New KMC housing construction begins

Amy Vandeveer 435th Civil Engineer Squadron

***image1***Development of new Military Family Housing in the KMC has recently begun and can be seen in the early stages at Vogelweh.
Throughout July, fences were erected around construction sites and demolition began. The project, which includes developing more spacious living quarters, is expected to continue throughout the next five years.
These new developments are the first of what will be 855 new townhouses on Ramstein, Vogelweh and Landstuhl.
The new two-story townhouses will be larger than the current apartments, to include a family room, a one-car garage and a fenced-in backyard. The houses will be a combination of duplexes, triplexes and quads and will be primarily three and four bedroom units.
“We are really excited about the new housing,” said Karen Leonard, KMC Housing manager, “The new houses will be very similar to what is offered off base and (in) new MFH in the States. It is a whole new era in housing for the KMC.”
In all, 44 stairwell apartments will be demolished over the next year at Vogelweh to make room for about 350 new townhouses. When the dust settles in 2006, there will be new houses for junior and senior enlisted as well as for officers.
“Our goal is to have the first of the new houses ready by fall of 2005, with all the housing completed at Vogelweh in 2006,” said Erin Oneisom, Headquarters U.S. Air Forces in Europe Housing construction program manager.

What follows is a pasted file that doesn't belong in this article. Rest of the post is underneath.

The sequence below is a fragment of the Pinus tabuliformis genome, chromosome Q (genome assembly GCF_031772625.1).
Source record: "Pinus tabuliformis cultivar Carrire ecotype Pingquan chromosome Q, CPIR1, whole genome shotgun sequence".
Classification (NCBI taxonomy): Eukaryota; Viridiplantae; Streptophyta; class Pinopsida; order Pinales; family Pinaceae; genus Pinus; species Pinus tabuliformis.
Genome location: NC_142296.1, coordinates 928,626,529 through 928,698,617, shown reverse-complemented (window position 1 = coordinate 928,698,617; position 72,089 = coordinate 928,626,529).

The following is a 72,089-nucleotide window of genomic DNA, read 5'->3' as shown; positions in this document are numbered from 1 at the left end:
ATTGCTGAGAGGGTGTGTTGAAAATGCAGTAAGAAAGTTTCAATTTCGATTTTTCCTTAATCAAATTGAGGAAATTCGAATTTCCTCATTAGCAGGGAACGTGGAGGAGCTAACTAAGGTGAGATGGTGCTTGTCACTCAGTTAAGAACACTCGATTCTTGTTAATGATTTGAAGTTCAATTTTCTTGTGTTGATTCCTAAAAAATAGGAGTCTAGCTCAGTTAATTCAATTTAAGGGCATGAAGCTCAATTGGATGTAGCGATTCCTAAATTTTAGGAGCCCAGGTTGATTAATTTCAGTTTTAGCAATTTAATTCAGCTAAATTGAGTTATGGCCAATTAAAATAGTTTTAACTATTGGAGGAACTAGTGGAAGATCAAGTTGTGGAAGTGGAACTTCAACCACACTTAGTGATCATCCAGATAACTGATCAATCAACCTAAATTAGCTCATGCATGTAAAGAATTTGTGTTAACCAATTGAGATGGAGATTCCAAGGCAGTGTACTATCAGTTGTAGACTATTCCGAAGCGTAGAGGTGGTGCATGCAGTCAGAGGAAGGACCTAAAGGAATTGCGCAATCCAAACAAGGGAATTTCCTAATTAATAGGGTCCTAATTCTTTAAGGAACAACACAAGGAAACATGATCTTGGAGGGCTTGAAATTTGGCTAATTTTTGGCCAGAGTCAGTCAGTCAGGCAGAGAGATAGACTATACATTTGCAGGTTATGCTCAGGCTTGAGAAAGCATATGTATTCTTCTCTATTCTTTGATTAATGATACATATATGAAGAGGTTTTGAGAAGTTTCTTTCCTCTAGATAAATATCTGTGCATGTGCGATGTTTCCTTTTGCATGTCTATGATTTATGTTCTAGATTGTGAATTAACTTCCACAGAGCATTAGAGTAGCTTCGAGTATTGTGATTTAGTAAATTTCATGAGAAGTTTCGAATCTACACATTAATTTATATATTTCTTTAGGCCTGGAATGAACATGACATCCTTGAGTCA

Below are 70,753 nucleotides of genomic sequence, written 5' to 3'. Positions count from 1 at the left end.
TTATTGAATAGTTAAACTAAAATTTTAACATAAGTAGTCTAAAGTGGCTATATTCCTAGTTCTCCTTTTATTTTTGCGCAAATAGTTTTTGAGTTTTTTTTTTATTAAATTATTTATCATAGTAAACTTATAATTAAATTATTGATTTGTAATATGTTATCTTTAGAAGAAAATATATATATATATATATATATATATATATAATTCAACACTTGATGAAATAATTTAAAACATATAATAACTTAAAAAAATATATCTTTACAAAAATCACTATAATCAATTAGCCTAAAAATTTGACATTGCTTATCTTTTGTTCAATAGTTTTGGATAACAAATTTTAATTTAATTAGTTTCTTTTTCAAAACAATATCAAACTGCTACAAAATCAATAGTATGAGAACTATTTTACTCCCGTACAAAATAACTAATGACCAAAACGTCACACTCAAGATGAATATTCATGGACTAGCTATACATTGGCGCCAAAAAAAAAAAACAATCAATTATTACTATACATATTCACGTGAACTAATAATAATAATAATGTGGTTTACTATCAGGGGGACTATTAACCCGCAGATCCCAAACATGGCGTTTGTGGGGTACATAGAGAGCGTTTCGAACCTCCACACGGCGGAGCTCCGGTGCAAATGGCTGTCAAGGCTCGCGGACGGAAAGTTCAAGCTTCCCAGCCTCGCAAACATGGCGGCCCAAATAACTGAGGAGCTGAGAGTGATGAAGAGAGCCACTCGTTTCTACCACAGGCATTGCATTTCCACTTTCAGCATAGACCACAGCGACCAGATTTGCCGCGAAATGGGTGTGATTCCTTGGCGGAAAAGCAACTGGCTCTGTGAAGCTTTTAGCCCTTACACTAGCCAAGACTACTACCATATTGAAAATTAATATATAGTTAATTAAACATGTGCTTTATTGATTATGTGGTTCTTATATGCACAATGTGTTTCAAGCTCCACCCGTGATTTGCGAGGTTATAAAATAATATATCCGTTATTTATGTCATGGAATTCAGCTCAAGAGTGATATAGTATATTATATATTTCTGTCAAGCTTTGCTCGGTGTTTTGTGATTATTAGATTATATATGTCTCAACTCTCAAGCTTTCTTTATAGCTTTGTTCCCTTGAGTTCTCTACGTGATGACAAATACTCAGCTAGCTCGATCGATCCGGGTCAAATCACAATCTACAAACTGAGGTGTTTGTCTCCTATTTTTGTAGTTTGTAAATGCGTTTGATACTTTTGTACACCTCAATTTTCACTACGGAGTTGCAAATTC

The construction at Vogelweh represents the culmination of 18 months of planning by the 435th Civil Engineer Group, the HQ USAFE Housing Program Management Office and Air Staff.
The housing replacement program will impact almost every road in the Vogelweh Housing area. There will be a very large construction site, and construction noise and traffic can be expected.
In addition, roads may be partially closed requiring one-way traffic or changes in traffic direction.
As with any construction area, extra caution will be reqired when driving in the Vogelweh Family Housing area.
In the meantime, there will be continued improvements to the stairwell buildings, including re-designation and renovation of units to increase the size authorized for each family. For example, what is now a three-bedroom unit will become a two-bedroom unit. This will happen after the new three- and four-bedroom townhouses are completed.
About this time next year, the focus shifts to Ramstein and Landstuhl, where 24 buildings will be demolished to build approximately 140 new townhouses. The cycle of demolishing and new building will continue until 2009, when the entire program will be complete.